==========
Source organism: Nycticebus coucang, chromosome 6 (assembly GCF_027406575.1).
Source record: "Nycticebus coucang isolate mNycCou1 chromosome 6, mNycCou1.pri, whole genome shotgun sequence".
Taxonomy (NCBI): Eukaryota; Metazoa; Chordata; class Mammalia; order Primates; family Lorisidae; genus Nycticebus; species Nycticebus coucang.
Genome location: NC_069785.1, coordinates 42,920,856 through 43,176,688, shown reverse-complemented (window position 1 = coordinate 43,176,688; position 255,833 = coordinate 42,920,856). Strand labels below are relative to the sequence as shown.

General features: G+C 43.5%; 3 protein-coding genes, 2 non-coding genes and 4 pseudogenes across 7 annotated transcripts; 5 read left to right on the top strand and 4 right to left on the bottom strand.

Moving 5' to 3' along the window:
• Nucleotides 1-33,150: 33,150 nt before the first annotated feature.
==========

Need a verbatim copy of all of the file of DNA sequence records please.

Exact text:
Source organism: Nycticebus coucang, chromosome 6 (assembly GCF_027406575.1).
Source record: "Nycticebus coucang isolate mNycCou1 chromosome 6, mNycCou1.pri, whole genome shotgun sequence".
Taxonomy (NCBI): Eukaryota; Metazoa; Chordata; class Mammalia; order Primates; family Lorisidae; genus Nycticebus; species Nycticebus coucang.
Genome location: NC_069785.1, coordinates 42,920,856 through 43,176,688, shown reverse-complemented (window position 1 = coordinate 43,176,688; position 255,833 = coordinate 42,920,856). Strand labels below are relative to the sequence as shown.

General features: G+C 43.5%; 3 protein-coding genes, 2 non-coding genes and 4 pseudogenes across 7 annotated transcripts; 5 read left to right on the top strand and 4 right to left on the bottom strand.

Moving 5' to 3' along the window:
• Nucleotides 1-33,150: 33,150 nt before the first annotated feature.